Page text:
oa South African Journal of Cultural History - Duitse blaasmusikante aan die Kaap in die sewentiende en agtiende eeu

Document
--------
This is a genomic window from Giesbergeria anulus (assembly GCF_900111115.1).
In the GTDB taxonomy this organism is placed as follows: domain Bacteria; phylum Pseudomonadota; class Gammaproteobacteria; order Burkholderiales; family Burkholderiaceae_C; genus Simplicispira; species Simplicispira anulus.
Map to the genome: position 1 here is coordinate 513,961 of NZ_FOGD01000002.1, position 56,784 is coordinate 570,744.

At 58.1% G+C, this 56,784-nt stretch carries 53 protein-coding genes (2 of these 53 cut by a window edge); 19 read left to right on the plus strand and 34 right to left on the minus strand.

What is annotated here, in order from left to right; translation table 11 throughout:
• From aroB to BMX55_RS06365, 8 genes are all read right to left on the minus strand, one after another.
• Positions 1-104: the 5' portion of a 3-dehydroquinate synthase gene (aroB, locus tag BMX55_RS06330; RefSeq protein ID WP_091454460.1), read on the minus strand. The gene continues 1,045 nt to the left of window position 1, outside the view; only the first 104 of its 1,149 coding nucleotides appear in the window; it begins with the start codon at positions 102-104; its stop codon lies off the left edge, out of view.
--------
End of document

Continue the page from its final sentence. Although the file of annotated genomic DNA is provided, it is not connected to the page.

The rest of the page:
Wind musicians were present since the first years of the Generale Vereenighde Nederlantsche G'octroyeerde Oostindische Compagnie (VOC) at the Cape during the seventeenth century. Since 1656 the VOC muster rolls of the Cape garrison reveal the names of these musicians and they show that several German trumpeters worked at the Cape Castle during the seventeenth century. During the eighteenth century the number of German wind instrument players increased so considerably that the vast majority of all the trumpeters, fifers and haulbois-players of the Cape garrison were of German origin. Apart from these VOC officials, other German wind musicians were also present, viz. the band members of several foreign regiments, like the Regiments of Wurttemberg and Luxemburg, which were stationed at the Cape during the last quarter of the eighteenth century. Among the civilian musicians were a few German music teachers, some of whom gave instruction in the playing of wind instruments. Some of the Moravian missionaries in the Cape district were also capable of playing wind instruments, and they started a long and rich tradition of brass bands on several mission stations.
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